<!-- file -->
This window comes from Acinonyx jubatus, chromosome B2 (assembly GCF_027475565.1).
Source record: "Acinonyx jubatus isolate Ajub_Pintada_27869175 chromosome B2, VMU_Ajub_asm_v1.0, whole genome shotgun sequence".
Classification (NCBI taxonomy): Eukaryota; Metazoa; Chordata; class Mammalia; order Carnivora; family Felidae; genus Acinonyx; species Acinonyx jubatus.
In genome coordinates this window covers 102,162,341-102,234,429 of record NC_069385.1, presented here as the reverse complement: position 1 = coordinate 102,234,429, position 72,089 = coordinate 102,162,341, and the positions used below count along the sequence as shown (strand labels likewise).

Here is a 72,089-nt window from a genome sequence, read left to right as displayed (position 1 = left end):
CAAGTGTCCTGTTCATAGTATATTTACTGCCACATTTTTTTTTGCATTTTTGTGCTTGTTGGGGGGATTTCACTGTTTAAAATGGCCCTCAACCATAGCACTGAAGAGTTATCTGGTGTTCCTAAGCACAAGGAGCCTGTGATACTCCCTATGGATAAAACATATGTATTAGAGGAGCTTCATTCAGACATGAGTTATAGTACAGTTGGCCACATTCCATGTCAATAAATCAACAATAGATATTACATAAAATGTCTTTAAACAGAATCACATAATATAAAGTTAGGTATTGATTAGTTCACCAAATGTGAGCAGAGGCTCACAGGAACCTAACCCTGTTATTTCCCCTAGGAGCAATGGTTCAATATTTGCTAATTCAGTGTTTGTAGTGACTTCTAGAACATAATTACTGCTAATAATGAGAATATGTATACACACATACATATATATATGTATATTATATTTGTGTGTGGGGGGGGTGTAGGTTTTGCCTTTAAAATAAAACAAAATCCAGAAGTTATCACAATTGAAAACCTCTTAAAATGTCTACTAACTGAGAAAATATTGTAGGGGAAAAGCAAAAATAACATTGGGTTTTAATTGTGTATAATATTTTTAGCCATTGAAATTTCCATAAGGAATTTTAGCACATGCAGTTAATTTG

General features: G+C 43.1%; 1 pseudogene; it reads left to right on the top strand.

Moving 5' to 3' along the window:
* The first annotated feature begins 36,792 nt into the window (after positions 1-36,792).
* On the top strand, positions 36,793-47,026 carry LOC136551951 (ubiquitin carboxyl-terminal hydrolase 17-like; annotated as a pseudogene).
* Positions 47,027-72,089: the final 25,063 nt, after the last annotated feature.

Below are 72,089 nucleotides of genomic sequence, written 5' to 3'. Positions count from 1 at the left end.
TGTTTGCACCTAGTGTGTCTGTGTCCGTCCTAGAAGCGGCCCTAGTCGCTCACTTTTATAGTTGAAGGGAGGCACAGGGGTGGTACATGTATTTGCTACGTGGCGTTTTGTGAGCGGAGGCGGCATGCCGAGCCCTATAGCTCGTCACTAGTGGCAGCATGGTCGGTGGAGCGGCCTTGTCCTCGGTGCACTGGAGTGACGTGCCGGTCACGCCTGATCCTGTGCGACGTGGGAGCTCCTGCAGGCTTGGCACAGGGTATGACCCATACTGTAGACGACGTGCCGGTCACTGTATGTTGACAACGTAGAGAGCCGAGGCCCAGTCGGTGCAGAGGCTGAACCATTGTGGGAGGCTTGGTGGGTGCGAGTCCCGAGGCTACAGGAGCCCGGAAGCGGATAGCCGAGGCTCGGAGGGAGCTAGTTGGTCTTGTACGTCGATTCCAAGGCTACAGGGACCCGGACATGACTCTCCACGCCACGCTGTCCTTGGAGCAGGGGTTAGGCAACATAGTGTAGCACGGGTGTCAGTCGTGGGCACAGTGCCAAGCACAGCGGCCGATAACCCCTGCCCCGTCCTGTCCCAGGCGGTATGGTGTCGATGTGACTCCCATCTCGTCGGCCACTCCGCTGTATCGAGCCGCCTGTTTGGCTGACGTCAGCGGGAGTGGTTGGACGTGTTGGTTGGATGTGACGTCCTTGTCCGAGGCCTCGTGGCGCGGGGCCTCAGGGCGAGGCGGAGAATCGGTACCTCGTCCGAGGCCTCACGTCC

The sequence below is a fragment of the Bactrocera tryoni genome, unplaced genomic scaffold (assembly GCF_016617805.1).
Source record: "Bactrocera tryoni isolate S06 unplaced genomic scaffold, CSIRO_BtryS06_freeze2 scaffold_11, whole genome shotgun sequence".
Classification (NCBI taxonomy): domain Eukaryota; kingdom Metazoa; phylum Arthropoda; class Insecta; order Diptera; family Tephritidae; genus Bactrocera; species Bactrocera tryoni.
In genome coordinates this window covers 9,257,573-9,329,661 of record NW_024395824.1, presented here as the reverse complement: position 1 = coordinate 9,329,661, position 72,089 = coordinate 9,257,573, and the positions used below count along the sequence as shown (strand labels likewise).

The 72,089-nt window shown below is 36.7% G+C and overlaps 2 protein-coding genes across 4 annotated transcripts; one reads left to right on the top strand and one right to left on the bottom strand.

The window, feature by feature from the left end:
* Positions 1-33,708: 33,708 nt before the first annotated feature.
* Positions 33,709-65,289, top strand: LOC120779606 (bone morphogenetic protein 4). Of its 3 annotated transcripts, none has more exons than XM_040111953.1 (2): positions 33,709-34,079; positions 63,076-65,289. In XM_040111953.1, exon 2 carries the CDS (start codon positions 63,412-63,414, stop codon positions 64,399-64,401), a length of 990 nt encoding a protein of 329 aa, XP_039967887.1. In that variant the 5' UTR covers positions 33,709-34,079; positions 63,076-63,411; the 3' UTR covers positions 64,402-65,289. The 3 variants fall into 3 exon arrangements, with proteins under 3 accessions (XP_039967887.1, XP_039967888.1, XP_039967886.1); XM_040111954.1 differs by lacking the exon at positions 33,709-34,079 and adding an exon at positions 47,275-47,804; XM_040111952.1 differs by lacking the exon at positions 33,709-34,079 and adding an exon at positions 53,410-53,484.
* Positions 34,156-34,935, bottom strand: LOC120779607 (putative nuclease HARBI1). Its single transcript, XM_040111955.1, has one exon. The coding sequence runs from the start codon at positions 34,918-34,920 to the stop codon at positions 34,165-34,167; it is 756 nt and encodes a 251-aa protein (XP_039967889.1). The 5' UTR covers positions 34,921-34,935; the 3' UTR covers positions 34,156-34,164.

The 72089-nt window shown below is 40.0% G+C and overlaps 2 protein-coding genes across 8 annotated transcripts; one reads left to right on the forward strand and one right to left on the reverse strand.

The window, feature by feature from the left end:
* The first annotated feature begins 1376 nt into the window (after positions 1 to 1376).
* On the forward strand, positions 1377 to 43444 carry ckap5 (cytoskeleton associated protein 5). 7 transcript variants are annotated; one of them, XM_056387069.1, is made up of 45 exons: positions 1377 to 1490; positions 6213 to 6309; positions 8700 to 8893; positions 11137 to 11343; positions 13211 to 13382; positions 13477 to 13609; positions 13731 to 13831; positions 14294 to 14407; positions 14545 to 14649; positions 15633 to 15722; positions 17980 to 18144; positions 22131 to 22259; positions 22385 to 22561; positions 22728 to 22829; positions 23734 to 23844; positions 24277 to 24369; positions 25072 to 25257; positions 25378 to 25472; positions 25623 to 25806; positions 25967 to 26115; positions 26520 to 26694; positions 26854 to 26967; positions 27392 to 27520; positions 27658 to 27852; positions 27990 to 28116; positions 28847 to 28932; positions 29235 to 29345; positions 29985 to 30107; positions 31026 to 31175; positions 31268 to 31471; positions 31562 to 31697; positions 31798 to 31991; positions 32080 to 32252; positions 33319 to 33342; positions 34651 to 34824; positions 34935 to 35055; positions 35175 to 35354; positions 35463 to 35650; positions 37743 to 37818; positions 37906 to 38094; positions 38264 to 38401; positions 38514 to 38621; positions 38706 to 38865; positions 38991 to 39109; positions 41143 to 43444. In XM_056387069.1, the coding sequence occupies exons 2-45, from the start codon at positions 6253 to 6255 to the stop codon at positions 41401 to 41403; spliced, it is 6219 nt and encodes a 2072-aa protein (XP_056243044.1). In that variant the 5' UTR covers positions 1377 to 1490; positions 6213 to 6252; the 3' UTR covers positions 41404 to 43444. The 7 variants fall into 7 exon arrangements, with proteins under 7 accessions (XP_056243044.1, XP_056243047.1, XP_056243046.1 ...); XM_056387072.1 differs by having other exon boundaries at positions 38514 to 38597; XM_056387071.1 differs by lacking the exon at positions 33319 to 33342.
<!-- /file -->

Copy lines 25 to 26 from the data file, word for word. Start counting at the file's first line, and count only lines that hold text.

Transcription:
* The first annotated feature begins 1376 nt into the window (after positions 1 to 1376).
* On the forward strand, positions 1377 to 43444 carry ckap5 (cytoskeleton associated protein 5). 7 transcript variants are annotated; one of them, XM_056387069.1, is made up of 45 exons: positions 1377 to 1490; positions 6213 to 6309; positions 8700 to 8893; positions 11137 to 11343; positions 13211 to 13382; positions 13477 to 13609; positions 13731 to 13831; positions 14294 to 14407; positions 14545 to 14649; positions 15633 to 15722; positions 17980 to 18144; positions 22131 to 22259; positions 22385 to 22561; positions 22728 to 22829; positions 23734 to 23844; positions 24277 to 24369; positions 25072 to 25257; positions 25378 to 25472; positions 25623 to 25806; positions 25967 to 26115; positions 26520 to 26694; positions 26854 to 26967; positions 27392 to 27520; positions 27658 to 27852; positions 27990 to 28116; positions 28847 to 28932; positions 29235 to 29345; positions 29985 to 30107; positions 31026 to 31175; positions 31268 to 31471; positions 31562 to 31697; positions 31798 to 31991; positions 32080 to 32252; positions 33319 to 33342; positions 34651 to 34824; positions 34935 to 35055; positions 35175 to 35354; positions 35463 to 35650; positions 37743 to 37818; positions 37906 to 38094; positions 38264 to 38401; positions 38514 to 38621; positions 38706 to 38865; positions 38991 to 39109; positions 41143 to 43444. In XM_056387069.1, the coding sequence occupies exons 2-45, from the start codon at positions 6253 to 6255 to the stop codon at positions 41401 to 41403; spliced, it is 6219 nt and encodes a 2072-aa protein (XP_056243044.1). In that variant the 5' UTR covers positions 1377 to 1490; positions 6213 to 6252; the 3' UTR covers positions 41404 to 43444. The 7 variants fall into 7 exon arrangements, with proteins under 7 accessions (XP_056243044.1, XP_056243047.1, XP_056243046.1 ...); XM_056387072.1 differs by having other exon boundaries at positions 38514 to 38597; XM_056387071.1 differs by lacking the exon at positions 33319 to 33342.